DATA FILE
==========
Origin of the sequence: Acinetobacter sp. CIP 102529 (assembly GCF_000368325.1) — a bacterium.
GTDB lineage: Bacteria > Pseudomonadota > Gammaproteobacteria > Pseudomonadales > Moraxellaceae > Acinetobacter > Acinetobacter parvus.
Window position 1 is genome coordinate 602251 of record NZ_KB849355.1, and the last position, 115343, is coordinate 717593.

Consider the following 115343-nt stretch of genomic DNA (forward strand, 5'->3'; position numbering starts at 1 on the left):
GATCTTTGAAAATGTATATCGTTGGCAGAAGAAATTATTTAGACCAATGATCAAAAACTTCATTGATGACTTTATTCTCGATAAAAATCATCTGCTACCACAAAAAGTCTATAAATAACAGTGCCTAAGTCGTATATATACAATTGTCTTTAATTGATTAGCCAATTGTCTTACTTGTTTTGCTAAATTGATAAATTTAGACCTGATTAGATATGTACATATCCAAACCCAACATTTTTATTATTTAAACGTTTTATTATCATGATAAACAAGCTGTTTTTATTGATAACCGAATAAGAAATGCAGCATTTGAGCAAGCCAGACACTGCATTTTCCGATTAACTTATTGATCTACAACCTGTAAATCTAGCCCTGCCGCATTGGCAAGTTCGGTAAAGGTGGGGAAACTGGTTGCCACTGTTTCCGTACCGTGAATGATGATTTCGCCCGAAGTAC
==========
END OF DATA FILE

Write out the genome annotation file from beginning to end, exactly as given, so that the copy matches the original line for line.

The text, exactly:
Origin of the sequence: Acinetobacter sp. CIP 102529 (assembly GCF_000368325.1) — a bacterium.
GTDB lineage: Bacteria > Pseudomonadota > Gammaproteobacteria > Pseudomonadales > Moraxellaceae > Acinetobacter > Acinetobacter parvus.
Window position 1 is genome coordinate 602251 of record NZ_KB849355.1, and the last position, 115343, is coordinate 717593.

Consider the following 115343-nt stretch of genomic DNA (forward strand, 5'->3'; position numbering starts at 1 on the left):
GATCTTTGAAAATGTATATCGTTGGCAGAAGAAATTATTTAGACCAATGATCAAAAACTTCATTGATGACTTTATTCTCGATAAAAATCATCTGCTACCACAAAAAGTCTATAAATAACAGTGCCTAAGTCGTATATATACAATTGTCTTTAATTGATTAGCCAATTGTCTTACTTGTTTTGCTAAATTGATAAATTTAGACCTGATTAGATATGTACATATCCAAACCCAACATTTTTATTATTTAAACGTTTTATTATCATGATAAACAAGCTGTTTTTATTGATAACCGAATAAGAAATGCAGCATTTGAGCAAGCCAGACACTGCATTTTCCGATTAACTTATTGATCTACAACCTGTAAATCTAGCCCTGCCGCATTGGCAAGTTCGGTAAAGGTGGGGAAACTGGTTGCCACTGTTTCCGTACCGTGAATGATGATTTCGCCCGAAGTAC